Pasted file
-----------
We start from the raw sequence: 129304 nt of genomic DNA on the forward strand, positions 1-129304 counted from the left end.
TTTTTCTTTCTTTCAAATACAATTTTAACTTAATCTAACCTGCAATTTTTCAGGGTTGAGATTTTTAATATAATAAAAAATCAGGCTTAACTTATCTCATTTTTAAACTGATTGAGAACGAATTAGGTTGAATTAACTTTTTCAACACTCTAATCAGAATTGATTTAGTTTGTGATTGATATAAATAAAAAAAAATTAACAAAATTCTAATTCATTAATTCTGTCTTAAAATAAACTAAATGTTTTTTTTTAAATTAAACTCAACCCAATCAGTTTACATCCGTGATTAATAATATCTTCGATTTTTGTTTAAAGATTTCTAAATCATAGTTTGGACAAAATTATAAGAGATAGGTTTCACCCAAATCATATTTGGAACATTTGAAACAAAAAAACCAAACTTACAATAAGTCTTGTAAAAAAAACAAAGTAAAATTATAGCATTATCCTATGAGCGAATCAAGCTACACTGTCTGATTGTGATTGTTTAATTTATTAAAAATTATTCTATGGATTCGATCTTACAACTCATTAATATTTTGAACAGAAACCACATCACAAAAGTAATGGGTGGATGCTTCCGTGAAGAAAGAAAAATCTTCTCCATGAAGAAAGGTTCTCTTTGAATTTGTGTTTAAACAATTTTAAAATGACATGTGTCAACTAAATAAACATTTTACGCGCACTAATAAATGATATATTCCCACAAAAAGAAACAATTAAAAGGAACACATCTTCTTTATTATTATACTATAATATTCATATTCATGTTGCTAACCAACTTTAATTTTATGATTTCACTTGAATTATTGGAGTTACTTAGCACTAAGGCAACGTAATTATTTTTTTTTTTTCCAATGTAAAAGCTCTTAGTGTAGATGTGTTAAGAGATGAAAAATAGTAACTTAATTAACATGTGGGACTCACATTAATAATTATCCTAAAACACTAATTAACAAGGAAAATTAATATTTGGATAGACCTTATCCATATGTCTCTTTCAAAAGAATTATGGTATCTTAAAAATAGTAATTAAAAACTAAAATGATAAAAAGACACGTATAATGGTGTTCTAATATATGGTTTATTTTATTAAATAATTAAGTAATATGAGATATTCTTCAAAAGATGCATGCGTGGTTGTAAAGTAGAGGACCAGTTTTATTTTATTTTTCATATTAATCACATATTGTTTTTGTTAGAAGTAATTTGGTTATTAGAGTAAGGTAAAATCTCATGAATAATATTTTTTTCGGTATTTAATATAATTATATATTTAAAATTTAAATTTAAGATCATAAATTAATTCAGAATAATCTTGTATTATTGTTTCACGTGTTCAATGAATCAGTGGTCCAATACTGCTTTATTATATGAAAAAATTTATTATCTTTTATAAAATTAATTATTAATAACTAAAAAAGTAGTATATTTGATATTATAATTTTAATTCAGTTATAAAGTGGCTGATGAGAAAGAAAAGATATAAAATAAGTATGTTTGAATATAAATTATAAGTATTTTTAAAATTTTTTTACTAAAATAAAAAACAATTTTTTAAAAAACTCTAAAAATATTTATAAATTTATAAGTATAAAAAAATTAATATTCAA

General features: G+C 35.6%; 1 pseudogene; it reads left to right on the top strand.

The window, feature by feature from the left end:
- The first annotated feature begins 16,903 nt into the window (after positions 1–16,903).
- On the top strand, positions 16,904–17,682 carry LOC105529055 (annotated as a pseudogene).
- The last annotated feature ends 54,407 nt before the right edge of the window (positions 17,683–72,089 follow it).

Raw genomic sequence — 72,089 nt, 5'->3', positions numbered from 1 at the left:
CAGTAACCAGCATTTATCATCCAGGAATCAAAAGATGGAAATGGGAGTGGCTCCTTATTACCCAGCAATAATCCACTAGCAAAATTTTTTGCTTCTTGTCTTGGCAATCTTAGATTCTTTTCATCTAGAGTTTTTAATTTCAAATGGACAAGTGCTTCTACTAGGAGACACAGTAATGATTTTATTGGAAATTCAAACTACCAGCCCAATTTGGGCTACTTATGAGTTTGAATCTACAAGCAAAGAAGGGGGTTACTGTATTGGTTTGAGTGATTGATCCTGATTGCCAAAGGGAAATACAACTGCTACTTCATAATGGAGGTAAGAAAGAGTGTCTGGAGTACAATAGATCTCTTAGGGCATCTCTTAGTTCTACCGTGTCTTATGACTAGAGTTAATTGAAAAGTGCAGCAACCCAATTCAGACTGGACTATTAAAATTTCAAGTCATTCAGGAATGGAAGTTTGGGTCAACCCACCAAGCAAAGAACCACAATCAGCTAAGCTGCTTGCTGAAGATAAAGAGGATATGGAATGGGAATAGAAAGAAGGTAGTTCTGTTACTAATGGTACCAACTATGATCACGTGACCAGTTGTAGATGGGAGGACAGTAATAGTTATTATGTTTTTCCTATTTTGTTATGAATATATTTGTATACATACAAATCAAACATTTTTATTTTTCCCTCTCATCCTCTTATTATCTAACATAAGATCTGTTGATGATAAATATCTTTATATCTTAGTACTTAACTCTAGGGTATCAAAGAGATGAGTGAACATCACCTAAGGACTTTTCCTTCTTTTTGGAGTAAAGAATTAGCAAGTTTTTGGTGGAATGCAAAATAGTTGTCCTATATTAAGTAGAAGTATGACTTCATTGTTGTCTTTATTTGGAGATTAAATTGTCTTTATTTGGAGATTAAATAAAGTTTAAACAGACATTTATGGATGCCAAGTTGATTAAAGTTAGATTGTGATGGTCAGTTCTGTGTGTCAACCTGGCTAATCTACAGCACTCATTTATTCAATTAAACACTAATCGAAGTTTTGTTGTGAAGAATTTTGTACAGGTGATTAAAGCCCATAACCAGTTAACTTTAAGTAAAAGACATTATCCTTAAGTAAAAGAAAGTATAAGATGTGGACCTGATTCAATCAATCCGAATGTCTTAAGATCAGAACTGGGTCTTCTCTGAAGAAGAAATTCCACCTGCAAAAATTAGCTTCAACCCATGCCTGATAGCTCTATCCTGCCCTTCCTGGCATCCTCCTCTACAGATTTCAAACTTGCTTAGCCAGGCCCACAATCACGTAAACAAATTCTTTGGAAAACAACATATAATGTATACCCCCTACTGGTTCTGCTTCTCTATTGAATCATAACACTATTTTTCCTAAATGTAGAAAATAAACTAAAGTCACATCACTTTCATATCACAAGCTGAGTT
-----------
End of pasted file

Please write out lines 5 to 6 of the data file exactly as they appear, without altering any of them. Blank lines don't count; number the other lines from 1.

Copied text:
- The first annotated feature begins 16,903 nt into the window (after positions 1–16,903).
- On the top strand, positions 16,904–17,682 carry LOC105529055 (annotated as a pseudogene).